Johne’s disease is an incurable enteric disease caused by the bacterium Mycobacterium avium spp. paratuberculosis. The pathogen causes extreme diarrhea with severe weight loss resulting in death.
Over 67 per cent of Canada’s dairy herds are infected with this chronic infectious disease, which spread quickly throughout dairy herds as the industry consolidated several years ago. The country’s dairy industry has already suffered millions of dollars in economic losses because of the heightened level of infection.
So far, less than seven per cent of beef cattle herds are infected with Johne’s disease, but producers and veterinarians are concerned that the disease will spread as the cow-calf sector shifts to fewer but much larger herds — in part the result of an aging producer population in Canada.
The best control options for the industry are identifying and removing infected animals. But the disease can remain in a subclinical shedding phase for years, which can make it hard to detect. Veterinarians can use diagnostic tests to identify infected animals, but these tests vary greatly in their sensitivity and specificity.
Dr. Cheryl Waldner is a professor in the WCVM’s Department of Large Animal Clinical Sciences whose research focuses on the health and productivity of beef herds in Western Canada. Because of the lack of research targeting Johne’s disease in beef herds, many beef industry organizations have pushed for more to be done.
“Our team started this project with the objective of developing an interactive tool that producers and veterinarians can use to determine the best testing and control options for individual beef herds,” says Waldner, who is also the college’s NSERC/BCRC Industrial Research Chair in One Health and Production-Limiting Diseases.
Although there are similarities in how the disease affects dairy and beef cattle, the production systems are completely different. Waldner’s team is focused on how beef cattle producers can make practical changes to protect their herds.
A key necessity is that the tools provided must be adaptable because the “one size fits all” approach doesn’t apply to beef herds. Several factors can influence a herd’s susceptibility to a Johne’s disease outbreak and must be considered when developing protocols.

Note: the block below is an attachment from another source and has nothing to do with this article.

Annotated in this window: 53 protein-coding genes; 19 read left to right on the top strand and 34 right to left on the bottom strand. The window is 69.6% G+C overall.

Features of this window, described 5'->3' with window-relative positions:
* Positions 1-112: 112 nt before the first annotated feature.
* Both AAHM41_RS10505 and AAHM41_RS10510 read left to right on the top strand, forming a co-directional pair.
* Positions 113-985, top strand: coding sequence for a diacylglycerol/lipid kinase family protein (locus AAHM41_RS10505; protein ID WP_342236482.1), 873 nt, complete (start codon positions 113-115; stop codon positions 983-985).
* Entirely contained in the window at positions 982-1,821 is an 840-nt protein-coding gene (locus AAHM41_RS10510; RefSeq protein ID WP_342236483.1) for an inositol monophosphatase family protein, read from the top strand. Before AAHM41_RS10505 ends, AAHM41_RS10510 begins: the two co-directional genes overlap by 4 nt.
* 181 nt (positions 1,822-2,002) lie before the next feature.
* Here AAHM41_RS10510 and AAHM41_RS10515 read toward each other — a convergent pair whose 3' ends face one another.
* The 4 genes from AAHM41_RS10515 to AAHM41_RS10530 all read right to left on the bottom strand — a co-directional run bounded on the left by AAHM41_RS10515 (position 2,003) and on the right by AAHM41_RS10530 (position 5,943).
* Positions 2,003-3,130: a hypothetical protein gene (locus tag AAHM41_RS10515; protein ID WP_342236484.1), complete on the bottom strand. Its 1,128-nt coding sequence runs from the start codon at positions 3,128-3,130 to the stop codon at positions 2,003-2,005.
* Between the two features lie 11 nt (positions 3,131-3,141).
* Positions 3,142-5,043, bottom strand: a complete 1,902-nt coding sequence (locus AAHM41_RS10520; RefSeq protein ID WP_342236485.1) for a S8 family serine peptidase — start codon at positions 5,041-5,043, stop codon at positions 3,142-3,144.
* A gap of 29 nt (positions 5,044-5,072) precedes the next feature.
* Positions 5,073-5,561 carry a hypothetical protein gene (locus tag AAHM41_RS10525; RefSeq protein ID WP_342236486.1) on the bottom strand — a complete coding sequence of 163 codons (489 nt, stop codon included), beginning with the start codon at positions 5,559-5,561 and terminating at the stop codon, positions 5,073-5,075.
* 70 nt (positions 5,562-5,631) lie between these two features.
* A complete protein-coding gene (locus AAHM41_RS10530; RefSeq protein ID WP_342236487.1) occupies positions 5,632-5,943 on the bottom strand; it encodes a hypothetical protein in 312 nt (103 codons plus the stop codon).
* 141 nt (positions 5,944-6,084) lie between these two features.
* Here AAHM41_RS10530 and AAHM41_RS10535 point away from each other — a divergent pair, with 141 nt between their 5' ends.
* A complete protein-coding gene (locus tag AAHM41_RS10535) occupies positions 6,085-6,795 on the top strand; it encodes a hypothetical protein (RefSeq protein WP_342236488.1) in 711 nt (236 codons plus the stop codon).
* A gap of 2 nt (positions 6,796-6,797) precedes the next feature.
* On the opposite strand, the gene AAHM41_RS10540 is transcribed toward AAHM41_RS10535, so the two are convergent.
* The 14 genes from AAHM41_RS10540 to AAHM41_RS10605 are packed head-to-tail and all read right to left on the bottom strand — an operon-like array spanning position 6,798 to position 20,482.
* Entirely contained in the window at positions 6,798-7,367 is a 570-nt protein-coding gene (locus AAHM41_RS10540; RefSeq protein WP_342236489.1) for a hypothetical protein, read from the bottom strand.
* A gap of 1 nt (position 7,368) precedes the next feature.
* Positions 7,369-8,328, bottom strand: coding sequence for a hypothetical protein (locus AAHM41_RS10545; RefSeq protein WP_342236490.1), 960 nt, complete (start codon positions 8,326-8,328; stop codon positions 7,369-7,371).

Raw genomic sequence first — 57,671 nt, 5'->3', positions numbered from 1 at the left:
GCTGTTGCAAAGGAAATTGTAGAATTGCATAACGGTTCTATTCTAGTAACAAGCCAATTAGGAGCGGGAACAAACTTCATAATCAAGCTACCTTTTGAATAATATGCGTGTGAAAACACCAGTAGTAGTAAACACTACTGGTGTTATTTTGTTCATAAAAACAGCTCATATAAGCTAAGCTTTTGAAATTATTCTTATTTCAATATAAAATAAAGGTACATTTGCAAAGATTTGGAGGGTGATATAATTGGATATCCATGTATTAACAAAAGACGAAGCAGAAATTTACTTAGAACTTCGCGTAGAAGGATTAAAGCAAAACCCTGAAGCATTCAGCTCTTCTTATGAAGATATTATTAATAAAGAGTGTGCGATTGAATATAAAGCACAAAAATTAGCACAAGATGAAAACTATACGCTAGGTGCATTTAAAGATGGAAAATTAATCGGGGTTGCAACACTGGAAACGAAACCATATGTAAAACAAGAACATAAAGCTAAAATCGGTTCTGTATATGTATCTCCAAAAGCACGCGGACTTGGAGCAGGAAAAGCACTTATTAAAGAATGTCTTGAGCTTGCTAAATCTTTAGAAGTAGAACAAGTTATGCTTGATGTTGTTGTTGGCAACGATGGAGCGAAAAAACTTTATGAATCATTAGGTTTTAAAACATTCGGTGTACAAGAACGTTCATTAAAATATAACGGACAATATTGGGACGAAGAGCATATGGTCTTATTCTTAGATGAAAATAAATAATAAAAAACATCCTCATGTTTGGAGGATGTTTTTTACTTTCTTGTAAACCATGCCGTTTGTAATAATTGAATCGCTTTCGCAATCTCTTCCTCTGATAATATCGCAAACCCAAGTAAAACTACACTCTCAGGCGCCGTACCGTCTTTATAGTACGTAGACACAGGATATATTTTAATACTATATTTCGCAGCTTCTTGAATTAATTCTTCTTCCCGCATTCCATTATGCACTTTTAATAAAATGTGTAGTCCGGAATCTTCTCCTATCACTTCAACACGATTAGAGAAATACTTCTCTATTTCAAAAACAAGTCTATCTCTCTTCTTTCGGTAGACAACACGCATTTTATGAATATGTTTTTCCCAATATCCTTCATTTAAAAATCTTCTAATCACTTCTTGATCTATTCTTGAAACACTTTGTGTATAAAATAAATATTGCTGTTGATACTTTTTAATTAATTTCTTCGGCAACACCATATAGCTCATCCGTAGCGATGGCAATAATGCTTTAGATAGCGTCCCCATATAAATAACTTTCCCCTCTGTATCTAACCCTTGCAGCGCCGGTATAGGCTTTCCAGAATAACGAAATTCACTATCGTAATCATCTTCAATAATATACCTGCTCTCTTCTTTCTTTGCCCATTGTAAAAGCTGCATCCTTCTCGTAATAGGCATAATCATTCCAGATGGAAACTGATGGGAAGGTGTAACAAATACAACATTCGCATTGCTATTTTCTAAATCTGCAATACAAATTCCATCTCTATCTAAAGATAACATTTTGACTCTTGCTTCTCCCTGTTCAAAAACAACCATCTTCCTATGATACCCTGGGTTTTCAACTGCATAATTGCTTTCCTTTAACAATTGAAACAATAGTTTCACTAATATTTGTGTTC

These factors include the type of production system (seedstock or commercial), whether the herd is expanding, the source of replacement animals, the extent of confinement during calving, the age of the cattle and herd size.
Once it’s ready, the risk assessment tool will be available for veterinarians and producers. Researchers will incorporate Canadian surveillance data and regional research into the tool to simulate different options that producers can use for their own individual herd.
Waldner explains that the information will help producers decide whether testing is cost effective in their herd, it will aid them in determining which test to use, the timing of testing and the frequency of testing. Both veterinarians and producers can also use this tool to compare the relative cost-effectiveness of various testing and management strategies.
Working with the Saskatchewan Ministry of Agriculture, the beef industry’s goal is to help producers identify infected animals and reduce the spread of Johne’s disease in their herds before it becomes a widespread threat to beef production and animal welfare.
Once the WCVM’s risk assessment tool is ready for use, it will provide producers with the immediate, herd-focused information they need to help Western Canada’s beef industry reduce the impact of this insidious disease.
Funding for this research project comes from the Beef Cattle Research Council, Saskatchewan Cattlemen’s Association, Alberta Beef Producers, Saskatchewan Agriculture Development Fund, Natural Sciences and Engineering Research Council of Canada and the WCVM.
Lianne Price of Saskatoon, Sask., is a second-year veterinary student at the Western College of Veterinary Medicine (WCVM) whose research position was supported by the college’s Interprovincial Undergraduate Student Summer Research program. Her story is part of a series of articles written by WCVM summer research students.